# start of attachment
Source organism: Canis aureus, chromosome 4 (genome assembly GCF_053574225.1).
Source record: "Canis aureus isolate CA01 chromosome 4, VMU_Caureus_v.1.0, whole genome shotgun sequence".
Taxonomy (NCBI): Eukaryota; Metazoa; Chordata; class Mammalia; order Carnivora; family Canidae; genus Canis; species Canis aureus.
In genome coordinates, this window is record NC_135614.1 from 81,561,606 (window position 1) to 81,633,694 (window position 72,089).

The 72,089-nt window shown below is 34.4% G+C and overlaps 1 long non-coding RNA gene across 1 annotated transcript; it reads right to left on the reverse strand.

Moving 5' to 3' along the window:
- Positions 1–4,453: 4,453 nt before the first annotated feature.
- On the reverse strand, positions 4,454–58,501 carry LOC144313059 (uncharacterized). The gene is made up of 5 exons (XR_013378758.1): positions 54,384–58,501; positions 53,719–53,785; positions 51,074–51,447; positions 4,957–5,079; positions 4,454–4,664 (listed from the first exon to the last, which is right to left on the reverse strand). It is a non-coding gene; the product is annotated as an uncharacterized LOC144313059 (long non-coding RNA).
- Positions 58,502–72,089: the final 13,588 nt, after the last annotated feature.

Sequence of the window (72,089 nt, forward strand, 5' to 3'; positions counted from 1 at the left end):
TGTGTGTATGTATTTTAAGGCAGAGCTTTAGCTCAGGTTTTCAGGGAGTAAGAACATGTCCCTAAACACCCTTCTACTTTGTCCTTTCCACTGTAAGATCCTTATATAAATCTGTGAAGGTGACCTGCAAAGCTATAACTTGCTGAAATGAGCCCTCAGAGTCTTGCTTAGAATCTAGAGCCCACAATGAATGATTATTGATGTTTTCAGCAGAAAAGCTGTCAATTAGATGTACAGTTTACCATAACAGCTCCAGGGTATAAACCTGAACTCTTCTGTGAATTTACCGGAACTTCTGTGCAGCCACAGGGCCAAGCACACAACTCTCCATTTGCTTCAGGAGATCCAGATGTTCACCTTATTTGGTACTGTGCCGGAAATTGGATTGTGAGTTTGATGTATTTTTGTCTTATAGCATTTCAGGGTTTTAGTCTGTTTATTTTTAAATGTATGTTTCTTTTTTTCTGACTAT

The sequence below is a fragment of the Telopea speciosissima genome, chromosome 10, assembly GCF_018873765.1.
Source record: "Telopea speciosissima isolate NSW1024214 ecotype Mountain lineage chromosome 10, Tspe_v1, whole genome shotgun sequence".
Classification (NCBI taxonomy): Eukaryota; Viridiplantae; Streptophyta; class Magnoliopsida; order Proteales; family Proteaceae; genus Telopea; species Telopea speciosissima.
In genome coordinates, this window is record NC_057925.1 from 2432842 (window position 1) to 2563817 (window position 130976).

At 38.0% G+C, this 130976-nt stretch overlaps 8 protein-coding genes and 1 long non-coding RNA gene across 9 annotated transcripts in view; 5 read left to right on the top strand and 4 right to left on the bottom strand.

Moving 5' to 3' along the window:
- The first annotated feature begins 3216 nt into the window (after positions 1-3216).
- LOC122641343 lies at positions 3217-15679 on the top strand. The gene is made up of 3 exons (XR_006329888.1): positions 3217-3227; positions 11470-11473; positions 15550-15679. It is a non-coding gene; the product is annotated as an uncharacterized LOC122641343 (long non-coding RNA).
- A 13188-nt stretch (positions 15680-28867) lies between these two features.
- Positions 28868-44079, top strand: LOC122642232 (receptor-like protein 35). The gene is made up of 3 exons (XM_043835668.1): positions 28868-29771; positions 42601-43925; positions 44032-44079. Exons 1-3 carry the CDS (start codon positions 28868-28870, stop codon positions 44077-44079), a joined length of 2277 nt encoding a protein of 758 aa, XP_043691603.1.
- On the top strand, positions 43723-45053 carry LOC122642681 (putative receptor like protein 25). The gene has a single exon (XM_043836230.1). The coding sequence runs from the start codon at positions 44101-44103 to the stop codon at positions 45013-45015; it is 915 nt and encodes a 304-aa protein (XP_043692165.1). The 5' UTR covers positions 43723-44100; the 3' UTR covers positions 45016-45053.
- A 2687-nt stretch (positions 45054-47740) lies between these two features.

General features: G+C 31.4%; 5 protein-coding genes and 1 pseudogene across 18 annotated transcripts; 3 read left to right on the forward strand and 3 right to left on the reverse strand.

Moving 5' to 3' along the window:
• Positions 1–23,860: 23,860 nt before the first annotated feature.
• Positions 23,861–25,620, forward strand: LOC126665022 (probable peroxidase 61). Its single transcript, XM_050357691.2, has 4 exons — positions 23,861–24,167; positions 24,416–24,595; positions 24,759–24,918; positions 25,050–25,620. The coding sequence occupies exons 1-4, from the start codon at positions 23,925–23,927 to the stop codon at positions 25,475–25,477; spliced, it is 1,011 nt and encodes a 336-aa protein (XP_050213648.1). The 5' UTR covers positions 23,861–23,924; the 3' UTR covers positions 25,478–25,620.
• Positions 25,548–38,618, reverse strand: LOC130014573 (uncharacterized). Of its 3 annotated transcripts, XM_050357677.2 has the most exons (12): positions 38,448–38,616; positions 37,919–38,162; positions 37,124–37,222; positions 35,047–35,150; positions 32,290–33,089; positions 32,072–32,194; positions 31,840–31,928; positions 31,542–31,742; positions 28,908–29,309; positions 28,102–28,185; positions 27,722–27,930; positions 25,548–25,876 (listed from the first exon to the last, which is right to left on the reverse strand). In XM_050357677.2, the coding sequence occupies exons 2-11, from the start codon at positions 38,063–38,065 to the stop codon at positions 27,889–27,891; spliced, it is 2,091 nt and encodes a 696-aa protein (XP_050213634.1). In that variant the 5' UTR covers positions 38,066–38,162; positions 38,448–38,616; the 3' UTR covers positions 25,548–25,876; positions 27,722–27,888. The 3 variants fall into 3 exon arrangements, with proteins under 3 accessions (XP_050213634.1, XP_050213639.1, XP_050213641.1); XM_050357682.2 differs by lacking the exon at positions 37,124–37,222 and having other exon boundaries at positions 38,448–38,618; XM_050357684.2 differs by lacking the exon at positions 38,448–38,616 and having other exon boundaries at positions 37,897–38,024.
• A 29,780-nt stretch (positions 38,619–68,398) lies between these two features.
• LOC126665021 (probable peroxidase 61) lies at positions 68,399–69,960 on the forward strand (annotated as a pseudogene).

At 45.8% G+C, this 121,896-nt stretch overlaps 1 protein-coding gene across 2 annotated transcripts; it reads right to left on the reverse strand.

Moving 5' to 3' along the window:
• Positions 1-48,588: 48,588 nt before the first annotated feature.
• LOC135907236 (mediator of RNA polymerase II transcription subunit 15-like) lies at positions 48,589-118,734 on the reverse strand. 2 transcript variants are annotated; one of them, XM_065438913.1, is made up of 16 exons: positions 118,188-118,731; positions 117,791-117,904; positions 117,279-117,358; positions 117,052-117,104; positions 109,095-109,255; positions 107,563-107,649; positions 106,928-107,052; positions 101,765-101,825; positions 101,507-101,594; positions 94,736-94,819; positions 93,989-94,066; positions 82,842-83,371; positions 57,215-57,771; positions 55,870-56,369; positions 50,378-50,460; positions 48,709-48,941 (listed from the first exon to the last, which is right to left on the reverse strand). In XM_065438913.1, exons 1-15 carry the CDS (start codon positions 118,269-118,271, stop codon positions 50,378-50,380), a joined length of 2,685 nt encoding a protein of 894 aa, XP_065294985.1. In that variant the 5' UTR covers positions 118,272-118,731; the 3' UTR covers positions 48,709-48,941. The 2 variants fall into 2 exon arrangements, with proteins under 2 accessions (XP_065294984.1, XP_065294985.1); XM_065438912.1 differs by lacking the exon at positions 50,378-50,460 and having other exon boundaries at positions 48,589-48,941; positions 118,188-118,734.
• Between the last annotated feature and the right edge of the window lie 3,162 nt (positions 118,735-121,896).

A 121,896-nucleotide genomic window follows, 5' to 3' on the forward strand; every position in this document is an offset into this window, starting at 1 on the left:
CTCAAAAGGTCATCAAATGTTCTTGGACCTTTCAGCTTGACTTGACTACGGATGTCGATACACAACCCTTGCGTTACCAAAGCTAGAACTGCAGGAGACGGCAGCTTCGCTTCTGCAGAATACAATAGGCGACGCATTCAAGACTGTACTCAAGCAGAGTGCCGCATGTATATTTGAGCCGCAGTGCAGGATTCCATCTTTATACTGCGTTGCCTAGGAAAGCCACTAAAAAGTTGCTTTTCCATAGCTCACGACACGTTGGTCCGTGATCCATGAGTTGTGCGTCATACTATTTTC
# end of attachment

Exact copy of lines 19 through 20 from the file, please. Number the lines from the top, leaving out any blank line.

- LOC122641343 lies at positions 3217-15679 on the top strand. The gene is made up of 3 exons (XR_006329888.1): positions 3217-3227; positions 11470-11473; positions 15550-15679. It is a non-coding gene; the product is annotated as an uncharacterized LOC122641343 (long non-coding RNA).
- A 13188-nt stretch (positions 15680-28867) lies between these two features.